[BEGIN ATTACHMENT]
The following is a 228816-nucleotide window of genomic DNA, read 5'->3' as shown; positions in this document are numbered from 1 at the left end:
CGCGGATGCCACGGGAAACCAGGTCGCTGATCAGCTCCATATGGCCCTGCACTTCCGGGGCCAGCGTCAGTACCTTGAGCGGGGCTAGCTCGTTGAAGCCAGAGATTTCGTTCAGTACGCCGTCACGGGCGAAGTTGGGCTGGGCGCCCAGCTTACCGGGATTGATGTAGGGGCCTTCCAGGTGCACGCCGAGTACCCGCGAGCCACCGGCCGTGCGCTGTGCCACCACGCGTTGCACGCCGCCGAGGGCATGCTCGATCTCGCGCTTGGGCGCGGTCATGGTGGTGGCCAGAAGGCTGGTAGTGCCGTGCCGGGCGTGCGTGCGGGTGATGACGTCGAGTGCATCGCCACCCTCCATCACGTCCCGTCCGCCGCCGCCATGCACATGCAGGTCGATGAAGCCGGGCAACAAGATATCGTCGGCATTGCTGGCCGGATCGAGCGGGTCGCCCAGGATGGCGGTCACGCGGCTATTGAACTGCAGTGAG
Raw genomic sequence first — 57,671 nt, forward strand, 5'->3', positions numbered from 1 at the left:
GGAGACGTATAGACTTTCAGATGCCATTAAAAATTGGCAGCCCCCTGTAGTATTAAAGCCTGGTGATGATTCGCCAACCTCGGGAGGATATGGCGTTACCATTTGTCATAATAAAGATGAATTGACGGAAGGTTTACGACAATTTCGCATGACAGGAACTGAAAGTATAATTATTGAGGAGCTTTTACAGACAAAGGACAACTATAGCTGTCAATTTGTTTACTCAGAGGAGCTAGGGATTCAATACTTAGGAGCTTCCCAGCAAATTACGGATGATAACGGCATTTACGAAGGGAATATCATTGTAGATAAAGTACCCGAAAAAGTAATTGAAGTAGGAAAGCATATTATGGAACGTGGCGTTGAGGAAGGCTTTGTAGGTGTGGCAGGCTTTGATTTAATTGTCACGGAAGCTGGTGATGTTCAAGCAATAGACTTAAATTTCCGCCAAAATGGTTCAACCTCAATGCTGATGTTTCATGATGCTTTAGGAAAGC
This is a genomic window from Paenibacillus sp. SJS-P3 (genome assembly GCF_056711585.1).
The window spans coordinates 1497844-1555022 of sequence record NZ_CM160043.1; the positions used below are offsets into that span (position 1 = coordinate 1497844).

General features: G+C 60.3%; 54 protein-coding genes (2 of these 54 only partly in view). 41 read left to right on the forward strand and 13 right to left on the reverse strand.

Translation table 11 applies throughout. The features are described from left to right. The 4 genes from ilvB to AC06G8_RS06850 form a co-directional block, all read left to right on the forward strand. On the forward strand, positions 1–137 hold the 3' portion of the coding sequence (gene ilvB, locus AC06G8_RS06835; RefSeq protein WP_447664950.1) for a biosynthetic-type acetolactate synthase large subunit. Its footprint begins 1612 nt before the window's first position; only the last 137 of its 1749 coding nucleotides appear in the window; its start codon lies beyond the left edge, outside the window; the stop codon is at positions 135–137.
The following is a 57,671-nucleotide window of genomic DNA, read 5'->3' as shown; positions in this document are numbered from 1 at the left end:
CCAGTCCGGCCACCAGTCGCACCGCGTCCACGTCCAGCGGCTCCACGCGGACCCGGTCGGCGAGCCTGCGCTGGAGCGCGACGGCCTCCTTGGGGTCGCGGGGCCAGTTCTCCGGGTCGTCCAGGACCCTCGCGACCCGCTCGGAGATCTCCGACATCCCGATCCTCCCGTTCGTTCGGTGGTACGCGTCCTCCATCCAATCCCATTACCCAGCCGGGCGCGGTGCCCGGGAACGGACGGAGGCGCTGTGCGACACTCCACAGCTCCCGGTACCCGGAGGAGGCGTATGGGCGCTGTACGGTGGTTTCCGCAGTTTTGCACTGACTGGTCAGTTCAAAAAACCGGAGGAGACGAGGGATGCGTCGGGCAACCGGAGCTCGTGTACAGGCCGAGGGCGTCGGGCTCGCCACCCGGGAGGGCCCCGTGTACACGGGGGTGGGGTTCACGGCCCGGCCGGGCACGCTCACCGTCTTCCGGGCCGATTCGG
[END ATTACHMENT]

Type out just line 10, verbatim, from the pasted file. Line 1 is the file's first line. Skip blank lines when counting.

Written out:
CCAGTCCGGCCACCAGTCGCACCGCGTCCACGTCCAGCGGCTCCACGCGGACCCGGTCGGCGAGCCTGCGCTGGAGCGCGACGGCCTCCTTGGGGTCGCGGGGCCAGTTCTCCGGGTCGTCCAGGACCCTCGCGACCCGCTCGGAGATCTCCGACATCCCGATCCTCCCGTTCGTTCGGTGGTACGCGTCCTCCATCCAATCCCATTACCCAGCCGGGCGCGGTGCCCGGGAACGGACGGAGGCGCTGTGCGACACTCCACAGCTCCCGGTACCCGGAGGAGGCGTATGGGCGCTGTACGGTGGTTTCCGCAGTTTTGCACTGACTGGTCAGTTCAAAAAACCGGAGGAGACGAGGGATGCGTCGGGCAACCGGAGCTCGTGTACAGGCCGAGGGCGTCGGGCTCGCCACCCGGGAGGGCCCCGTGTACACGGGGGTGGGGTTCACGGCCCGGCCGGGCACGCTCACCGTCTTCCGGGCCGATTCGG